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Files Reference

ar File Format (Big)


Combines several files into one. This is the default ar library archive format for the operating system.


The ar (archive) file format combines several files into one. The ar command creates an archive file. The ld (link editor) command searches archive files to resolve program linkage. The /usr/include/ar.h file describes the archive file format. This file format accommodates both 32-bit and 64-bit object files within the same archive.

This is the default file format used by the ar command. To use a format portable to versions prior to AIX 4.3.0, refer to ar File Format (Small).

Fixed-Length Header

Each archive begins with a fixed-length header that contains offsets to special archive file members. The fixed-length header also contains the magic number, which identifies the archive file. The fixed-length header has the following format:

#define __AR_BIG__
#define AIAMAGBIG "<bigaf>\n"       /* Magic string */
#define SAIAMAG 8                /*Length of magic string */
struct  fl_hdr                   /*Fixed-length header */

char  fl_magic[SAIAMAG];  /* Archive magic string */
char  fl_memoff[20];      /*Offset to member table */
char  fl_gstoff[20];      /*Offset to global symbol table */
char  fl_gst64off[20];    /*Offset global symbol table for 64-bit objects */
char  fl_fstmoff[20];     /*Offset to first archive member */
char  fl_lstmoff[20];     /*Offset to last archive member */
char  fl_freeoff[20];     /*Offset to first mem on free list */

} ;

The indexed archive file format uses a double-linked list within the archive file to order the file members. Therefore, file members may not be sequentially ordered within the archive. The offsets contained in the fixed-length header locate the first and last file members of the archive. Member order is determined by the linked list.

The fixed-length header also contains the offsets to the member table, the global symbol table, and the free list. Both the member table and the global symbol table exist as members of the archive and are kept at the end of the archive file. The free list contains file members that have been deleted from the archive. When adding new file members to the archive, free list space is used before the archive file size is expanded. A zero offset in the fixed-length header indicates that the member is not present in the archive file.

File Member Header

Each archive file member is preceded by a file member header, which contains the following information about the file member:

#define  AIAFMAG  "`\n"          /* Header trailer string*/
struct   ar_hdr                  /* File member header*/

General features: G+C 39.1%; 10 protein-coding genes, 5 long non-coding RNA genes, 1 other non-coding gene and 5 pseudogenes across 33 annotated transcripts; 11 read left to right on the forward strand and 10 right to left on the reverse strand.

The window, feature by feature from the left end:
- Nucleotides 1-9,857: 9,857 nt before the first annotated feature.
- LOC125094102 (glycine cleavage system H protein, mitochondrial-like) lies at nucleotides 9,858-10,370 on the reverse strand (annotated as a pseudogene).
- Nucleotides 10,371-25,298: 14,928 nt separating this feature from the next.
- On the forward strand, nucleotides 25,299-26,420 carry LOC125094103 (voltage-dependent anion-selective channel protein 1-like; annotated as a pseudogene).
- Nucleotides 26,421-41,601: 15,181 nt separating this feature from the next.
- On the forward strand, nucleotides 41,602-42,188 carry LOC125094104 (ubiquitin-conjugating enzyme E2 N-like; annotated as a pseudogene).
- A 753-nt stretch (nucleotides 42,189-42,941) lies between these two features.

char ar_size[20];     /* File member size - decimal */
           char ar_nxtmem[20];   /* Next member offset-decimal */
           char ar_prvmem[20];   /* Previous member offset-dec */
           char ar_date[12];     /* File member date-decimal */
           char ar_uid[12];      /* File member userid-decimal */
           char ar_gid[12];      /* File member group id-decimal */
           char ar_mode[12];     /* File member mode-octal */
           char ar_namlen[4];    /* File member name length-dec */
                   char ar_name[2];  /* Start of member name */
                   char ar_fmag[2];  /* AIAFMAG - string to end */
           _ar_name;                /* Header and member name */

The member header provides support for member names up to 255 characters long. The ar_namlen field contains the length of the member name. The character string containing the member name begins at the _ar_name field. The AIAFMAG string is cosmetic only.

Each archive member header begins on an even-byte boundary. The total length of a member header is:

sizeof (struct ar_hdr) + ar_namlen 

The actual data for a file member begins at the first even-byte boundary beyond the member header and continues for the number of bytes specified by the ar_size field. The ar command inserts null bytes for padding where necessary.

All information in the fixed-length header and archive members is in printable ASCII format. Numeric information, with the exception of the ar_mode field, is stored as decimal numbers; the ar_mode field is stored in octal format. Thus, if the archive file contains only printable files, you can print the archive.

Member Table

A member table is always present in an indexed archive file. This table quickly locates members of the archive. The fl_memoff field in the fixed-length header contains the offset to the member table. The member table member has a zero-length name. The ar command automatically creates and updates (but does not list) the member table. A member table contains the following information:

Global Symbol Tables

Immediately following the member table, the archive file contains two global symbol tables. The first global symbol table locates 32-bit file members that define global symbols; the second global symbol table does the same for 64-bit file members. If the archive has no 32-bit or 64-bit file members, the respective global symbol table is omitted. The strip command can be used to delete one or both global symbol tables from the archive. The fl_gstoff field in the fixed-length header contains the offset to the 32-bit global symbol table, and the fl_gst64off contains the offset to the 64-bit global symbol table. The global symbol table members have zero-length names. The ar command automatically creates and updates, but does not list the global symbol tables. A global symbol table contains the following information:

Related Information

The a.out file format.

The ar command, ld command, strip command.

The sgetl or sputl subroutine.

The Header Files Overview in AIX 5L Version 5.2 Files Reference.

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